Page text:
Over the weekend, Martin and Michiel wrote in with big news – Chervon has acquired the Skil brand from Bosch.
Chervon, a based-in China company with strong USA presence, is the designer and manufacturer for many of the tools we’ve written about over the years.
Ego, a line of very good battery-powered outdoor power tools, and Hammerhead, a new line of interesting cordless tools and accessories, are both Chervon brands.
Chervon made a lot of the tools for Craftsman’s 12V Max Nextec lineup, and still makes some of Craftsman’s C3 cordless power tools. They also made Craftsman’s digital router.
Their relationship with different brands has not been made public, but I’m told they’re behind some professional tool brands’ tool as well.
And now, Chervon has acquired Skil, pending the approval of anti-trust authorities.
Apparently, this all happened nearly a week ago! From Chervon:
On Aug 23, 2016, Chervon (HK) Ltd. signed the agreement with the Bosch Power Tools division to acquire the SKIL businesses in North America and Europe. The deal also includes the phased transfer of brand ownership within the rest of the global market.
Hmm, I wonder if this was in the plans for quite some time. Maybe this is why Bosch launched a new Skilsaw brand identity? Only somewhat recently did Skilsaw release their pro-grade work drive table saw.
Will the acquisition include Skil and Skilsaw, or just Skil? I suppose this will be clear up in time. Will it also include product lines such as Skil’s holiday-timed hand tools?
What about the Skil tools that are red versions of Bosch green and blue tools in Europe? Tools like the Skil QuickSelect are Bosch-branded elsewhere.
This will be an interesting story to follow.
What I would like to see is Chervon use the Skil brand to make a strong push into the benchtop and handheld power tool market. The benchtop tool market in particular could stand to see innovation and quality.
Chevron must be working hard on trying to improve their business.
And also check this out
Looks like Milwaukee has a new impact driver?
Those stats don’t look to cool though.
Yep, I saw it over the weekend – https://toolguyd.com/milwaukee-m18-fuel-surge-oil-impact-driver/
Actually, I think it looks very promising.
I’m more than a little surprised how quickly these new quiet impacts have caught on across brands. Given this pace I assume we’ll see a Dewalt one in the next year and Bosch by 2025.
Not at all surprising. The noise of impacts is both an annoyance to the DIY’er and a potential legal (OSHA) liability for the professionals. I know that I’m going to get one from DeWalt as soon as they come out. And if Bosch does one in 12v, ooooooohhhhh baby!!
One of the reasons for buy Skil is that we all know that Bosch was behind.
Same service, decent warranty and cheaper than Bosch.
From where I am (Uruguay), Skil is a pretty good brand.
10 years ago, maybe 15, i knew what i was buying. Today is very confusing…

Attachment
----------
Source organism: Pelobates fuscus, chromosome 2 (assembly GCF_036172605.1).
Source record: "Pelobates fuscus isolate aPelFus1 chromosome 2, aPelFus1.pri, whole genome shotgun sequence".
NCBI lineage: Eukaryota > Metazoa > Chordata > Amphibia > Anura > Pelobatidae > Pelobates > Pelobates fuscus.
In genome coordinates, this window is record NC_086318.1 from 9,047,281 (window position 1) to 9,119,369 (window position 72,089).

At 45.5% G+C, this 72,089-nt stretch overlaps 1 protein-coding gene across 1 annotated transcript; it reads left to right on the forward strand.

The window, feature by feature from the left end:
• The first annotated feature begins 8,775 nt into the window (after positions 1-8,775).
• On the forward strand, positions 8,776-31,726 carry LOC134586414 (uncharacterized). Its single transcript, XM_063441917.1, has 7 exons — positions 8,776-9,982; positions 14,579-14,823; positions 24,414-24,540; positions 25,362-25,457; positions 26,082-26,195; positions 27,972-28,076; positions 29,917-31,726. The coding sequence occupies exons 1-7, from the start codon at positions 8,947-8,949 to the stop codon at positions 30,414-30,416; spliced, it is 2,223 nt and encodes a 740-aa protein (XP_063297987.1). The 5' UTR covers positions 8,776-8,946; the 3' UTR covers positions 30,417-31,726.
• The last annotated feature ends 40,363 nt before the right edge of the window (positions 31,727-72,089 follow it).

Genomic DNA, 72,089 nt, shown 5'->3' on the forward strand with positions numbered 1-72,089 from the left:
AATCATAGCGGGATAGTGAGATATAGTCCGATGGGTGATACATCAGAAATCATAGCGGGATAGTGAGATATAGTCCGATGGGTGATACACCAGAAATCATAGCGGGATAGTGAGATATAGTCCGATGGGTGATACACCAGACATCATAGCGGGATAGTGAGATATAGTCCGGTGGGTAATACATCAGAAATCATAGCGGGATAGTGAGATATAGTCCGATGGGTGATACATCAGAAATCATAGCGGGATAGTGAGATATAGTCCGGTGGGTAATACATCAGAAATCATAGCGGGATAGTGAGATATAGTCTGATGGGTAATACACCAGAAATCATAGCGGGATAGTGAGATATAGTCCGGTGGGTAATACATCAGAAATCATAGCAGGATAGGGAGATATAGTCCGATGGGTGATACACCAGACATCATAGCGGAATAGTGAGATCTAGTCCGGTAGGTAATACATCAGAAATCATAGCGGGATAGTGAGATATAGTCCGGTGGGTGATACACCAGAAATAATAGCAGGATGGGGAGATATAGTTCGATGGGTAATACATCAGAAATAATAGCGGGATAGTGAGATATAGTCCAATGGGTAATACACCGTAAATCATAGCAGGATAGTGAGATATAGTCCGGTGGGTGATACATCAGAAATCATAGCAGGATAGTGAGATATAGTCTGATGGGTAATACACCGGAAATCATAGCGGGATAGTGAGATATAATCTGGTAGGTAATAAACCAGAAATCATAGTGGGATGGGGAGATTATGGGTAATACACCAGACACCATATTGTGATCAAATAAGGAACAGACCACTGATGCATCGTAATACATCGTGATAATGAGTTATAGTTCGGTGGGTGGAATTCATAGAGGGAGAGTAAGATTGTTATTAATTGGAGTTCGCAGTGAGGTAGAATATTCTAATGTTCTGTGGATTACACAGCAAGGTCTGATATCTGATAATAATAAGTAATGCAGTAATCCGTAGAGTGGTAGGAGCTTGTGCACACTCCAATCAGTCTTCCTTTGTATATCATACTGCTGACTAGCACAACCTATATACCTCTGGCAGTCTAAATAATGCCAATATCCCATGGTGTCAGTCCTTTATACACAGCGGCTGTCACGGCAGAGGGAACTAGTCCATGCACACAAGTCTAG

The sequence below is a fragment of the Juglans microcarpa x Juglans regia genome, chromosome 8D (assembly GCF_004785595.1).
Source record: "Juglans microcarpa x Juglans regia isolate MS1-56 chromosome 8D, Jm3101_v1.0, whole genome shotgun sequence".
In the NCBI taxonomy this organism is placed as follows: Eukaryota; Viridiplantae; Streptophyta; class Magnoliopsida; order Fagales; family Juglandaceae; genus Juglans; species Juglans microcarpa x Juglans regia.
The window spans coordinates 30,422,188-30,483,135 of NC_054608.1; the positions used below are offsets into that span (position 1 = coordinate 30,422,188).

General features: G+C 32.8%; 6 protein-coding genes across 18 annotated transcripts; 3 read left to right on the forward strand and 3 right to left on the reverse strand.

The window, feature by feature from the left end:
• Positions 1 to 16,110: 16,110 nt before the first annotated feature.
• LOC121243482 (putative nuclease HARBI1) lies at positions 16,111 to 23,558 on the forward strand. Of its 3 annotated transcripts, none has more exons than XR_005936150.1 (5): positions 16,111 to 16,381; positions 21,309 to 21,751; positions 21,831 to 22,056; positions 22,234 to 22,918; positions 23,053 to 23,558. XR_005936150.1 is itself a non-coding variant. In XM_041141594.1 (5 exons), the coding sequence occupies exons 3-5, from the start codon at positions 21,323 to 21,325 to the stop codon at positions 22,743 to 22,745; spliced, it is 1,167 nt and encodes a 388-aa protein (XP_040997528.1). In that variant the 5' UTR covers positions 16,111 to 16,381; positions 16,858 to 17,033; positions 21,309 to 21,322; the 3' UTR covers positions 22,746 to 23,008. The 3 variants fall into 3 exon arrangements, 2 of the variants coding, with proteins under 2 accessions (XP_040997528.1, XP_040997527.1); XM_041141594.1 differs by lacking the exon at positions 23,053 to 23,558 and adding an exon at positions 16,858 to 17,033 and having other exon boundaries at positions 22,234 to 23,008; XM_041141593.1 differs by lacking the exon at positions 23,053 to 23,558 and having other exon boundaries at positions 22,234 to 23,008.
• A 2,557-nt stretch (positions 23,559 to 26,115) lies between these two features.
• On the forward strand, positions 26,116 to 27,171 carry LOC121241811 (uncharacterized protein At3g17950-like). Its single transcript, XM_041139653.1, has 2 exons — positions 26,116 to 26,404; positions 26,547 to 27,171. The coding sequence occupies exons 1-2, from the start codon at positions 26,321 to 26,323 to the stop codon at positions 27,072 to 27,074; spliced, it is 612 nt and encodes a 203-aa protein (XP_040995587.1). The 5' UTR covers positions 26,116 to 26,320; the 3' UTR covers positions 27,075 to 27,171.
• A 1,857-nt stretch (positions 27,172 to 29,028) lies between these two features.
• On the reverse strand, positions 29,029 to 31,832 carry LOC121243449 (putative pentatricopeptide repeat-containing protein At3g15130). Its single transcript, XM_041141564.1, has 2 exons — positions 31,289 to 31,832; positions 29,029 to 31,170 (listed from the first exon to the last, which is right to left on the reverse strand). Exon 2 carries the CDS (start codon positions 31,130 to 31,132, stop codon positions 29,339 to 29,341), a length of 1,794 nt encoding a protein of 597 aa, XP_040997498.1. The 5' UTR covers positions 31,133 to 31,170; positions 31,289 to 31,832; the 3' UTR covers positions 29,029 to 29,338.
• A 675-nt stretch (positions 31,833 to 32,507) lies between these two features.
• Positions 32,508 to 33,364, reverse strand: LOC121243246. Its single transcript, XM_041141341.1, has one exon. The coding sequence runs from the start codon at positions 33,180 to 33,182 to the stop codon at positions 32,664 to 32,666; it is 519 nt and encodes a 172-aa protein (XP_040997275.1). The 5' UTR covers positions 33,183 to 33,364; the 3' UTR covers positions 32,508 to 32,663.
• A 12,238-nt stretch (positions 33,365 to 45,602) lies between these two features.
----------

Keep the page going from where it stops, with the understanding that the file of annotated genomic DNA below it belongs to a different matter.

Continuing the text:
Maybe they’ll change the colors back to the black/gray scheme. Always did like Skil.
I’d assume they’d want the Skilsaw brand to go with it, it’s just about the only pro level credibility associated with Skil as a whole.
It’ll get awfully messy, unless Chervon is behind Bosch’s compact table saw and worm drive saws.
Skil is not a strong brand these days, ignoring their pro-grade Skilsaw offerings for a moment, and I think that Chervon has the potential to change things up.
If Chervon is willing the breath new life into Skil, the brand might be very different in a few short years.
This is actually a very smart move on Chervon’s part, and probably a good move on Bosch’s too.
Chervon has had good success in their Ego outdoor power tools, but the cordless power tool market is much more competitive. The cordless battery-powered OPE market was ripe for the conquest. But to go up against establish power tool brands, it’d be an upwards battle for a new brand, even if backed by a seasoned cordless power tool maker such as Chervon.
It might take a lot of effort to revitalize the Skil brand, but at least it’s a name people know.
I think you’re right about it being easier and more prudent to acquire a brand rather than trying to grow one organically. While the Skil brand is nowhere what it was in its heyday – and it has been hurt by some junky hand tools sold under the Skil name at Home Depot, Walmart etc. – maybe Chevron can revitalize it.
At one time Skil was a full-line power tool brand – and I recall buying many of their D-Handle Right angle drills and reciprocating saws because they were the first ones to go to a double-insulated housing design (ahead of Milwaukee and Porter-Cable). Their pistol grip drills were also the first to have trigger speed control. So let’s hope that Chevron will once again pick up the gauntlet and use Skil as a base for innovation for commercial-grade tools.
Fred, good insight as always. This reminds me a bit of Black & Decker back before they though everything revolved around entry level/cheapola mass markets like Wallyworld.